New York sues Amazon over worker pandemic safety issues

New York sues Amazon over worker pandemic safety issues
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New York's attorney general moved Tuesday to sue Amazon over alleged "flagrant disregard" of workplace safety codes and for allegedly retaliating against employees who spoke out.

In a press release, Attorney General Letitia James (D) accused the company of failing to create a reasonably safe workplace, including what she said were insufficient steps to protect workers from the spread of COVID-19.

“While Amazon and its CEO made billions during this crisis, hardworking employees were forced to endure unsafe conditions and were retaliated against for rightfully voicing these concerns,” said James in a statement. “Since the pandemic began, it is clear that Amazon has valued profit over people and has failed to ensure the health and safety of its workers."


"The workers who have powered this country and kept it going during the pandemic are the very workers who continue to be treated the worst. As we seek to hold Amazon accountable for its actions, my office remains dedicated to protecting New York workers from exploitation and unfair treatment in all forms," she continued.

Amazon fired back in its own statement, claiming that James's statements did not present "an accurate picture of Amazon’s industry-leading response to the pandemic."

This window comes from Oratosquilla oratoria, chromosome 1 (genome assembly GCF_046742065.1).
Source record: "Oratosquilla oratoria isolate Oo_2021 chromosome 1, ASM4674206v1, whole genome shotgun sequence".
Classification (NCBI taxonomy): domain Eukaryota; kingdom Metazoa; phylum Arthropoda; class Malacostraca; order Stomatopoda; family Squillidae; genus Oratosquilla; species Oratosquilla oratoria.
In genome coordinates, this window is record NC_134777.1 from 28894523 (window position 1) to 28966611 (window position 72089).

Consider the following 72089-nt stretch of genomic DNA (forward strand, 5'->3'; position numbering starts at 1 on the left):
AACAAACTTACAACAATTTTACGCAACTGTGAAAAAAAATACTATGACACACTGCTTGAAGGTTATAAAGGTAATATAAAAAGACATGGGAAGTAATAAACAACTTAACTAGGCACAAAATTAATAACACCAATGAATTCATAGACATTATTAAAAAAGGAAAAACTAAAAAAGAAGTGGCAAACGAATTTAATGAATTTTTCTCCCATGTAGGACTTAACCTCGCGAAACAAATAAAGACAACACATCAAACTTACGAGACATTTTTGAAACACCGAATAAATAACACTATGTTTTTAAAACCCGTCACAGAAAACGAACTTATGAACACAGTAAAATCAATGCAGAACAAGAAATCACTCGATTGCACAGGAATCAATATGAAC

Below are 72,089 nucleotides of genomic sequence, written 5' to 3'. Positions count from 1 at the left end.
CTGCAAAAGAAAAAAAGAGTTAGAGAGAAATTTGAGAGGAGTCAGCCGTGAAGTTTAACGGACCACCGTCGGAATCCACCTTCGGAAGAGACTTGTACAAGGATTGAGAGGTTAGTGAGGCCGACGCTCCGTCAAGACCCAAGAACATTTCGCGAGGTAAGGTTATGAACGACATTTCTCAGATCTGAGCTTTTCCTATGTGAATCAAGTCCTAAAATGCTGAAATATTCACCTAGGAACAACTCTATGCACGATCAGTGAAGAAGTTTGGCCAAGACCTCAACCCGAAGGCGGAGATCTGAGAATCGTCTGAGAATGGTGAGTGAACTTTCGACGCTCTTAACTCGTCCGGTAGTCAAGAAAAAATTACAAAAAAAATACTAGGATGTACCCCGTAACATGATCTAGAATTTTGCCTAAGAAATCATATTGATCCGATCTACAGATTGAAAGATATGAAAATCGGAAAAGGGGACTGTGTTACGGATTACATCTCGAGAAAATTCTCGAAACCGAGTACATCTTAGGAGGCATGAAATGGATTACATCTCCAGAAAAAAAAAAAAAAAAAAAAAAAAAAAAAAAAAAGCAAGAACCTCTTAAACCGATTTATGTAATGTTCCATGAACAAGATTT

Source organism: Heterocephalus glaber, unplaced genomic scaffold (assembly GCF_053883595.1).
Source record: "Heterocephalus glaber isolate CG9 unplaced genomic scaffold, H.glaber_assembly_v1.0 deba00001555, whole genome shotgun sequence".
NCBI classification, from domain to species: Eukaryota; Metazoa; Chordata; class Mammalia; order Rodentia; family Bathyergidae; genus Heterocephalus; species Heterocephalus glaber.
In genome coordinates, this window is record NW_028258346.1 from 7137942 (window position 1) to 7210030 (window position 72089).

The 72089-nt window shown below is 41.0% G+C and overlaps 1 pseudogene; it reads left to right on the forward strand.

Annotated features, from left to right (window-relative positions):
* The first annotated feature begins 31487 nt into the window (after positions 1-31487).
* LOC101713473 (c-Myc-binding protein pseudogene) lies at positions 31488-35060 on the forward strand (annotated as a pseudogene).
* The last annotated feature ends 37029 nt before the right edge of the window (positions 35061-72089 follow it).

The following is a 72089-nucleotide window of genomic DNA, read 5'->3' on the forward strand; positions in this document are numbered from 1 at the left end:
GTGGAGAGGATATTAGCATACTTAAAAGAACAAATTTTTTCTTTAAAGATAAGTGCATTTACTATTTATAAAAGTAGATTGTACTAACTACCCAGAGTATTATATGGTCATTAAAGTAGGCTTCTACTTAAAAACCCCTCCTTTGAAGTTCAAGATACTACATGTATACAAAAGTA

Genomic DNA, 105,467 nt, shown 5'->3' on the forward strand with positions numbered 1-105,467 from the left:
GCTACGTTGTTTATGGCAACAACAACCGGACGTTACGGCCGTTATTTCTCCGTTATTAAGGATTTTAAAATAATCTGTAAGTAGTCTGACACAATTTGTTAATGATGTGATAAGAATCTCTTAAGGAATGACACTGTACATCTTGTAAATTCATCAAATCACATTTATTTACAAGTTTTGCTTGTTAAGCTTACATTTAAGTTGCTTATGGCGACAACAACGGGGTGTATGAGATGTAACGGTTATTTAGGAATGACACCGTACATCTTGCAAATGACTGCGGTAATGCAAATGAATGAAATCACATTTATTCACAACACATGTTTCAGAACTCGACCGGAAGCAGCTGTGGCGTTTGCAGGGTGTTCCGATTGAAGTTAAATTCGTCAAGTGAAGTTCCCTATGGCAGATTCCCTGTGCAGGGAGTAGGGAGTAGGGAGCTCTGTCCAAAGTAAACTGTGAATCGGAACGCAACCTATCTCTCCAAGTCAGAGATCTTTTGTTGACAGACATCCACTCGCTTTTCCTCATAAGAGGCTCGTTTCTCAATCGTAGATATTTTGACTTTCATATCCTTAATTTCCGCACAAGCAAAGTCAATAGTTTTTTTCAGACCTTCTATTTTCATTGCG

"We care deeply about the health and safety of our employees, as demonstrated in our filing,” said Amazon spokeswoman Kelly Nantel, according to Reuters.

The lawsuit was expected by Amazon, which in turn filed its own suit against James last week in an attempt to head off her legal filing by arguing that workplace safety was not under the attorney general's purview.

James's office "lacks the legal authority it purports to wield against Amazon,” the company wrote in a filing last week.

James also accused Amazon of retaliating against employees who spoke out against the company's safety protocols, including Chris Smalls, a Black former employee who was fired after raising concerns about the company's COVID-19 protocols. Amazon maintains that he violated their COVID-19 safeguards, leading to his firing.

"Smalls and [fellow employee Derrick Palmer] both raised concerns about Amazon’s response to the COVID-19 pandemic to Amazon managers, made public complaints about Amazon’s practices through the media, and submitted complaints to at least one government agency. Amazon fired Smalls and issued Palmer a final written warning after they made these valid and reasonable complaints," reads James's press release.

The company denied those claims previously, claiming that they fired Smalls for "putting the health and safety of others at risk and violations of the terms of his employment."